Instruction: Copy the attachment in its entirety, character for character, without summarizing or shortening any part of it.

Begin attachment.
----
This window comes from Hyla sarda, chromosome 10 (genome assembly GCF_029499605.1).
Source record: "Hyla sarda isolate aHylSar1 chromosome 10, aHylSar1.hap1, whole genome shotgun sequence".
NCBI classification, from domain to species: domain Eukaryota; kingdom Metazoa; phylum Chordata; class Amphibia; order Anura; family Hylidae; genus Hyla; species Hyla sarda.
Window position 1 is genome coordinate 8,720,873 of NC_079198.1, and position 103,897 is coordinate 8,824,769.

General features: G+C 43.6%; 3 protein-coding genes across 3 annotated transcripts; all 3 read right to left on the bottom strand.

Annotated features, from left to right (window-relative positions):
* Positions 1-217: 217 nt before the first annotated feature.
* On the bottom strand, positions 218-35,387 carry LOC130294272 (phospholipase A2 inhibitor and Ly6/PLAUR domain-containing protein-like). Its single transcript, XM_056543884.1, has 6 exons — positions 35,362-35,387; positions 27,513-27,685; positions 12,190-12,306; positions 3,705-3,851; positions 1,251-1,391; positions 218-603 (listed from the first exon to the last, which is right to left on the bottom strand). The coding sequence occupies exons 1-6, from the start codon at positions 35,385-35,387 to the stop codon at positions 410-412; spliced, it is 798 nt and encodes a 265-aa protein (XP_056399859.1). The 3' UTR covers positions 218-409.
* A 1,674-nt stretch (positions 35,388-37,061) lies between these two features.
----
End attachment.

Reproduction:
This window comes from Hyla sarda, chromosome 10 (genome assembly GCF_029499605.1).
Source record: "Hyla sarda isolate aHylSar1 chromosome 10, aHylSar1.hap1, whole genome shotgun sequence".
NCBI classification, from domain to species: domain Eukaryota; kingdom Metazoa; phylum Chordata; class Amphibia; order Anura; family Hylidae; genus Hyla; species Hyla sarda.
Window position 1 is genome coordinate 8,720,873 of NC_079198.1, and position 103,897 is coordinate 8,824,769.

General features: G+C 43.6%; 3 protein-coding genes across 3 annotated transcripts; all 3 read right to left on the bottom strand.

Annotated features, from left to right (window-relative positions):
* Positions 1-217: 217 nt before the first annotated feature.
* On the bottom strand, positions 218-35,387 carry LOC130294272 (phospholipase A2 inhibitor and Ly6/PLAUR domain-containing protein-like). Its single transcript, XM_056543884.1, has 6 exons — positions 35,362-35,387; positions 27,513-27,685; positions 12,190-12,306; positions 3,705-3,851; positions 1,251-1,391; positions 218-603 (listed from the first exon to the last, which is right to left on the bottom strand). The coding sequence occupies exons 1-6, from the start codon at positions 35,385-35,387 to the stop codon at positions 410-412; spliced, it is 798 nt and encodes a 265-aa protein (XP_056399859.1). The 3' UTR covers positions 218-409.
* A 1,674-nt stretch (positions 35,388-37,061) lies between these two features.